Honor Juneteenth by Writing Your Family’s History

How to write your family history book in honor of Juneteenth

Juneteenth is a celebration of emancipation, with its origins in Texas, where, nearly three years after President Abraham Lincoln issued the Emancipation Proclamation, Texas slaveholders withheld this information and continued to exploit the roughly 250,000 enslaved men, women, and children in that state until June 19, 1865, when Major General Gordon Granger issued General Order No. 3, explicitly stating that:

“The people of Texas are informed that, in accordance with a proclamation from the Executive of the United States, all slaves are free. This involves an absolute equality of personal rights and rights of property between former masters and slaves, and the connection heretofore existing between them becomes that between employer and hired labor. The freedmen are advised to remain quietly at their present homes and work for wages. They are informed that they will not be allowed to collect at military posts and that they will not be supported in idleness either there or elsewhere.”

As the last several sentences of General Order No. 3 demonstrate, the fight for equal rights had a long way to go: In 1866, June 19 was first celebrated in Texas as “Freedom Day” or “Emancipation Day,” and in June 2021, Congress established it as a federal holiday. Juneteenth is now recognized as our country’s second independence day. 

Preserving stories of struggle and survival for future generations is critical to teaching the history of slavery in the United States. Many of us have family lore, passed down orally from generation to generation, about the persecution of our ancestors, how they overcame it, and the lasting effects that slavery has left. This Juneteenth, consider celebrating that freedom by memorializing that history in writing.

This Juneteenth, Life Stories to Inspire You to Write Yours

Former slave-turned-abolitionist Frederick Douglas’s Narrative of the Life of Frederick Douglas is among the most well-known life stories from those who endured the horrors of slavery in the United States. In it, the brilliant and eloquent writer details the terrible abuses he suffered, his dramatic escape, and how he overcame obstacles to become a champion for freedom. Anyone interested in documenting a family history that covers the impact of slavery and racism should read the Narrative of the Life of Frederick Douglas for inspiration. 

Frederick Douglass, three-quarter length portrait, seated
https://www.loc.gov/item/2020633537/B.F. Smith & Son, photographer. Frederick Douglass, three-quarter length portrait, seated / B.F. Smith & Son, photographers, 91 Middle Street, Portland. United States, 1864. [Portland, Maine: B.F. Smith & Son, photographers, 91 Middle Street, January or February] Photograph. https://www.loc.gov/item/2020633537/.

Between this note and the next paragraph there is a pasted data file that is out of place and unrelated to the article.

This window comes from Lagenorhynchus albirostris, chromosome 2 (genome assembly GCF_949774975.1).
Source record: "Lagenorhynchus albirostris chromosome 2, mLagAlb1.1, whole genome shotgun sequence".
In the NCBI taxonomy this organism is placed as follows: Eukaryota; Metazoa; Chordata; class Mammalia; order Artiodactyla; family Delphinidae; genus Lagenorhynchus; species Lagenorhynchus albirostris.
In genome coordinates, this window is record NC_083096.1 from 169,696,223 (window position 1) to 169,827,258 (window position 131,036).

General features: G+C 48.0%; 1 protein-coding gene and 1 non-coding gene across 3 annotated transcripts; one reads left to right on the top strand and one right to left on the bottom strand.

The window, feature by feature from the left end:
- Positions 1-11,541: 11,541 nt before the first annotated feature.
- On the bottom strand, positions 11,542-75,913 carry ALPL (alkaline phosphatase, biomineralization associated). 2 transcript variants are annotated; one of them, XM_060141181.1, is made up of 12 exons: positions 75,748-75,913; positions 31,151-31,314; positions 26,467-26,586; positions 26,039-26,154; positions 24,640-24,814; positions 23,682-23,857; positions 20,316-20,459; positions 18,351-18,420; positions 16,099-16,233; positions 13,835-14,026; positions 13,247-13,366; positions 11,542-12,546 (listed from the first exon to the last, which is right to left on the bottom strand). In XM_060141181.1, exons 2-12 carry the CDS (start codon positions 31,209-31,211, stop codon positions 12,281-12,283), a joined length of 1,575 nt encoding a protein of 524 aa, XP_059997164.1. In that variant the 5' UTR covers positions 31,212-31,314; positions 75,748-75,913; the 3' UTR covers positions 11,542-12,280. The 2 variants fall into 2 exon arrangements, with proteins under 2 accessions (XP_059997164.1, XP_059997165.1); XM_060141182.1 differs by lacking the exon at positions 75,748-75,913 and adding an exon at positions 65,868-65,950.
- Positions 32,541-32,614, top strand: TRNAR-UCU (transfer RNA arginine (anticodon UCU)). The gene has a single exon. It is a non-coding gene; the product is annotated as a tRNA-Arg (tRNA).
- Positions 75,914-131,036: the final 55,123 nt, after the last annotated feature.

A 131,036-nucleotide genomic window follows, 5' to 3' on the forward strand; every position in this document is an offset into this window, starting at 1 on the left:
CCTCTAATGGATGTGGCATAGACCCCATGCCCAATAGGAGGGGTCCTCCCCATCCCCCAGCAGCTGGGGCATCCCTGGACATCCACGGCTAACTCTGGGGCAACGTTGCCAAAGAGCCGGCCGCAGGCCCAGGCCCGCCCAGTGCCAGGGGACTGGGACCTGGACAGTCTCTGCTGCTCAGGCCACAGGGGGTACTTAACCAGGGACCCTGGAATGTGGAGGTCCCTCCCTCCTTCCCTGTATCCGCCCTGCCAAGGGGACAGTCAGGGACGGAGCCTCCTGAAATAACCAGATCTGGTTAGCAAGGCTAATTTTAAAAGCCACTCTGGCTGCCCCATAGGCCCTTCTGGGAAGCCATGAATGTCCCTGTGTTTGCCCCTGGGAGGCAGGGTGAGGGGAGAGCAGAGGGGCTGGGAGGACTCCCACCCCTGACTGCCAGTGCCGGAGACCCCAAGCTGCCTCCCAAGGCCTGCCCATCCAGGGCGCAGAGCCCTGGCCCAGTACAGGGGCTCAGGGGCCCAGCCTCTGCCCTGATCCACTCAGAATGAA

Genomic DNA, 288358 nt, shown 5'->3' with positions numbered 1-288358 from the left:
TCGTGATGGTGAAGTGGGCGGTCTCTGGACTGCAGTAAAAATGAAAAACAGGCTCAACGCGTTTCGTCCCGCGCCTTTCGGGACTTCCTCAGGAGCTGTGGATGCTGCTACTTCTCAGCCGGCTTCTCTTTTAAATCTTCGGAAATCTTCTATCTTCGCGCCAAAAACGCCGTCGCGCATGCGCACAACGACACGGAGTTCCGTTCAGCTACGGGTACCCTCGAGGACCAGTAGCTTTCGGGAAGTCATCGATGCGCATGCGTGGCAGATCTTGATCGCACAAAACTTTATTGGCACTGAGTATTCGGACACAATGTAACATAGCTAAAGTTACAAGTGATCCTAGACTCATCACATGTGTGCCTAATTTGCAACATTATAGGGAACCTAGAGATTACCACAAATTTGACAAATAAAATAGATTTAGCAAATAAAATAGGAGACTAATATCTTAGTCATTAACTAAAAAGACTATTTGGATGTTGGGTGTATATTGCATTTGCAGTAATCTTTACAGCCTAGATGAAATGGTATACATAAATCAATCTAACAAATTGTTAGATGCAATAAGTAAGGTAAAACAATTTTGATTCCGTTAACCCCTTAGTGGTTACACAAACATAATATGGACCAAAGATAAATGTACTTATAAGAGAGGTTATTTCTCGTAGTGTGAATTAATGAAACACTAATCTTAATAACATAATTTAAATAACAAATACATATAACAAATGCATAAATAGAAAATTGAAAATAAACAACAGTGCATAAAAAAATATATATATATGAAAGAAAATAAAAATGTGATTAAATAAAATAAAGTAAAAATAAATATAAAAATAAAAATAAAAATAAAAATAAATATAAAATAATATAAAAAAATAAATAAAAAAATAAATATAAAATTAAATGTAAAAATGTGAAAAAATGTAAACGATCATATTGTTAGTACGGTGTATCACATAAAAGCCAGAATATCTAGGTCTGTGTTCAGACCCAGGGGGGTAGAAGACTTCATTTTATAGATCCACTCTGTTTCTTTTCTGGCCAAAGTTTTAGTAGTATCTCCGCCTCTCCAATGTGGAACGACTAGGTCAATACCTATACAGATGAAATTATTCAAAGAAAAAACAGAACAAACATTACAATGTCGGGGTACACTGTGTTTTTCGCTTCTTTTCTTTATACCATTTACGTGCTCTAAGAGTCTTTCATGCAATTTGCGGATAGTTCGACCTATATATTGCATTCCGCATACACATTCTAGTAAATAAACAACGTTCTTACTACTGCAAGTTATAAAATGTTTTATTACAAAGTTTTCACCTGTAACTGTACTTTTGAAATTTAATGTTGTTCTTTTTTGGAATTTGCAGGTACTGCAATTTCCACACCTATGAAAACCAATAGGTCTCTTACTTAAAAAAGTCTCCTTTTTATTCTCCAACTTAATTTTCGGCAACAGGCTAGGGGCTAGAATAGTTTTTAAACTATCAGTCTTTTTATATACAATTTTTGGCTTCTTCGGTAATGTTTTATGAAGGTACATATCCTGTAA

A more contemporary life story focusing on the civil rights movement is Walking with the Wind by the late Congressman John Lewis, in which he describes the Selma marches, Bloody Sunday, and the Freedom Rides. His tone is powerful yet instructive, demonstrating that his life story is more than one person’s collection of thoughts but rather an important and brilliantly written historical work. 

Graham, Douglas, photographer. John Lewis., 1999
Graham, Douglas, photographer. John Lewis., 1999. [28 Sept] Photograph. https://www.loc.gov/item/2019644987/.

Business Books About Overcoming Racism and Inequality

Juneteenth is an opportunity to reflect on Black-owned businesses, celebrate their achievements, and consider how racism and segregation prevented many entrepreneurs from achieving their full potential. In Built From the Fire: The Epic Story of Tulsa’s Greenwood District, America’s Black Wall Street, journalist Victor Lukerson chronicles the 1921 Tulsa Race Massacre, the rebuilding of that neighborhood into a new “Mecca,” and how urban renewal and gentrification pose new threats to that community. Through interviews with race massacre survivors and their descendants, Luckerson examines what it means to live and work in a place that has been threatened by total obliteration more than once but continues to rally against forces that work to destroy it.

DIYBook Prompts for Writing About Painful, But Important, Injustices

Whether you’re planning on using DIYBook as a Juneteenth activity for your family or for your business, DIYBook provides several writing prompts designed to help you write your story. Among its many categories of prompts, DIYBook has detailed sections on adversity and trauma.

Try DIYBook today, and remember, DIYBook offers professional ghostwriters and graphic designers if you need extra help. 

Author Barabara Basbanes Richter, Founder of DIYBook
About the Author

Barbara Basbanes Richter founded DIYBook, an affordable and easy-to-use book writing program. She also founded In Ink Ghostwriting, a full-service ghostwriting firm helping politicians, pundits, scientists, CEOs, professional athletes, and others get their stories into print.

Under her own byline, Barbara’s writing has appeared in The Wall Street Journal, The New York Daily News, The Vineyard Gazette, Humanities, The Sewanee Review, Fine Books & Collections, Literary Features Syndicate, High Country News, Ravishly.com, Westchester Magazine, and other outlets.

Barbara is a fluent French speaker, and her translation from French to English of Mademoiselle de Malepeire was called a “clever, inspiring gem.”

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